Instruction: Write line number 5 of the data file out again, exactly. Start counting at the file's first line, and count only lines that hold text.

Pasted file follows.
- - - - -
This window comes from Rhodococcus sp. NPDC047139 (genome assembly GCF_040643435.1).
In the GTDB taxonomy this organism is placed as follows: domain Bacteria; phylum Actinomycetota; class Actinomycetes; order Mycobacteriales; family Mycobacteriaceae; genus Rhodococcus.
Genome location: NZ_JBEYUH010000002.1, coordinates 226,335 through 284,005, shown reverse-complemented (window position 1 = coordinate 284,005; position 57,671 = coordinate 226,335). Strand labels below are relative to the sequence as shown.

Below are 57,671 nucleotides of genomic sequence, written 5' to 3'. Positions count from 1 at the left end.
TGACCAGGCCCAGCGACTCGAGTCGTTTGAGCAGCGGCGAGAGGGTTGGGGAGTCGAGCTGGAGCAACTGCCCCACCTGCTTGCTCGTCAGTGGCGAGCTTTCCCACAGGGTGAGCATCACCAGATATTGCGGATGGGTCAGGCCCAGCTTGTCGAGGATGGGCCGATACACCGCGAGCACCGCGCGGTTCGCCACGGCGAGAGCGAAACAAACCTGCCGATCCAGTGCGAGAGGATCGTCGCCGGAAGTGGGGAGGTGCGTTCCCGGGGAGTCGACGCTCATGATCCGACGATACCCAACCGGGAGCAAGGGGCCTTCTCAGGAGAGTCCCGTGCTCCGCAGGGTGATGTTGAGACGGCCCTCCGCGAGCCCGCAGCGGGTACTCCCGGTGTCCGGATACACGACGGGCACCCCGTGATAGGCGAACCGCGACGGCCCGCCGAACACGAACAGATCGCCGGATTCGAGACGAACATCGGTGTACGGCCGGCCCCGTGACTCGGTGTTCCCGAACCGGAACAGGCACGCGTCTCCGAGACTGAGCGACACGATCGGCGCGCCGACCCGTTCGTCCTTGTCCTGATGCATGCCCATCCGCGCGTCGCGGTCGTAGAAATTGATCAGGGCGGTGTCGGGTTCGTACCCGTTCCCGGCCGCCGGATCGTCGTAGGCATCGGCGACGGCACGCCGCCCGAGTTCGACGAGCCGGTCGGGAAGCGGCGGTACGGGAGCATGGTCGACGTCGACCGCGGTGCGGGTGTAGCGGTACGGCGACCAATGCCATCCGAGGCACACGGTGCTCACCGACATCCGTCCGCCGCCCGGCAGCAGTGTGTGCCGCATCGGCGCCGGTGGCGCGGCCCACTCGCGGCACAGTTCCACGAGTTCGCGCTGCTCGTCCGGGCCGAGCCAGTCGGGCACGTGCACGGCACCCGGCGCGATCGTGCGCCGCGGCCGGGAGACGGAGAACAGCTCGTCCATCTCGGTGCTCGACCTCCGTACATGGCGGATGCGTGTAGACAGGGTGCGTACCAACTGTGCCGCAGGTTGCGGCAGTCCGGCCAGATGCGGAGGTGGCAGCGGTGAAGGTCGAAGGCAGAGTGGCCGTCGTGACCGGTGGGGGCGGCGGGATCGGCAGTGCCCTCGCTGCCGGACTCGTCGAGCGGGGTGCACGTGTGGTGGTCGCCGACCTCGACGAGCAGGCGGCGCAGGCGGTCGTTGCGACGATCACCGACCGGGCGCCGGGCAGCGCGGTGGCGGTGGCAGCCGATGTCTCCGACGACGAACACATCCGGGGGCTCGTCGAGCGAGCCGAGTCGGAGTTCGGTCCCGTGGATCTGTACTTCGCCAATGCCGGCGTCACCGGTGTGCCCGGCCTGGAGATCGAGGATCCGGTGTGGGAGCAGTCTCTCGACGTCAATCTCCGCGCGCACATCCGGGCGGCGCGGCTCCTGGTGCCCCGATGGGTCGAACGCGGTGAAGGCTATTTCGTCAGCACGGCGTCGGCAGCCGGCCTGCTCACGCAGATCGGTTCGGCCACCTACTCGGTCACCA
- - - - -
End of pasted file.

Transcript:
TGACCAGGCCCAGCGACTCGAGTCGTTTGAGCAGCGGCGAGAGGGTTGGGGAGTCGAGCTGGAGCAACTGCCCCACCTGCTTGCTCGTCAGTGGCGAGCTTTCCCACAGGGTGAGCATCACCAGATATTGCGGATGGGTCAGGCCCAGCTTGTCGAGGATGGGCCGATACACCGCGAGCACCGCGCGGTTCGCCACGGCGAGAGCGAAACAAACCTGCCGATCCAGTGCGAGAGGATCGTCGCCGGAAGTGGGGAGGTGCGTTCCCGGGGAGTCGACGCTCATGATCCGACGATACCCAACCGGGAGCAAGGGGCCTTCTCAGGAGAGTCCCGTGCTCCGCAGGGTGATGTTGAGACGGCCCTCCGCGAGCCCGCAGCGGGTACTCCCGGTGTCCGGATACACGACGGGCACCCCGTGATAGGCGAACCGCGACGGCCCGCCGAACACGAACAGATCGCCGGATTCGAGACGAACATCGGTGTACGGCCGGCCCCGTGACTCGGTGTTCCCGAACCGGAACAGGCACGCGTCTCCGAGACTGAGCGACACGATCGGCGCGCCGACCCGTTCGTCCTTGTCCTGATGCATGCCCATCCGCGCGTCGCGGTCGTAGAAATTGATCAGGGCGGTGTCGGGTTCGTACCCGTTCCCGGCCGCCGGATCGTCGTAGGCATCGGCGACGGCACGCCGCCCGAGTTCGACGAGCCGGTCGGGAAGCGGCGGTACGGGAGCATGGTCGACGTCGACCGCGGTGCGGGTGTAGCGGTACGGCGACCAATGCCATCCGAGGCACACGGTGCTCACCGACATCCGTCCGCCGCCCGGCAGCAGTGTGTGCCGCATCGGCGCCGGTGGCGCGGCCCACTCGCGGCACAGTTCCACGAGTTCGCGCTGCTCGTCCGGGCCGAGCCAGTCGGGCACGTGCACGGCACCCGGCGCGATCGTGCGCCGCGGCCGGGAGACGGAGAACAGCTCGTCCATCTCGGTGCTCGACCTCCGTACATGGCGGATGCGTGTAGACAGGGTGCGTACCAACTGTGCCGCAGGTTGCGGCAGTCCGGCCAGATGCGGAGGTGGCAGCGGTGAAGGTCGAAGGCAGAGTGGCCGTCGTGACCGGTGGGGGCGGCGGGATCGGCAGTGCCCTCGCTGCCGGACTCGTCGAGCGGGGTGCACGTGTGGTGGTCGCCGACCTCGACGAGCAGGCGGCGCAGGCGGTCGTTGCGACGATCACCGACCGGGCGCCGGGCAGCGCGGTGGCGGTGGCAGCCGATGTCTCCGACGACGAACACATCCGGGGGCTCGTCGAGCGAGCCGAGTCGGAGTTCGGTCCCGTGGATCTGTACTTCGCCAATGCCGGCGTCACCGGTGTGCCCGGCCTGGAGATCGAGGATCCGGTGTGGGAGCAGTCTCTCGACGTCAATCTCCGCGCGCACATCCGGGCGGCGCGGCTCCTGGTGCCCCGATGGGTCGAACGCGGTGAAGGCTATTTCGTCAGCACGGCGTCGGCAGCCGGCCTGCTCACGCAGATCGGTTCGGCCACCTACTCGGTCACCA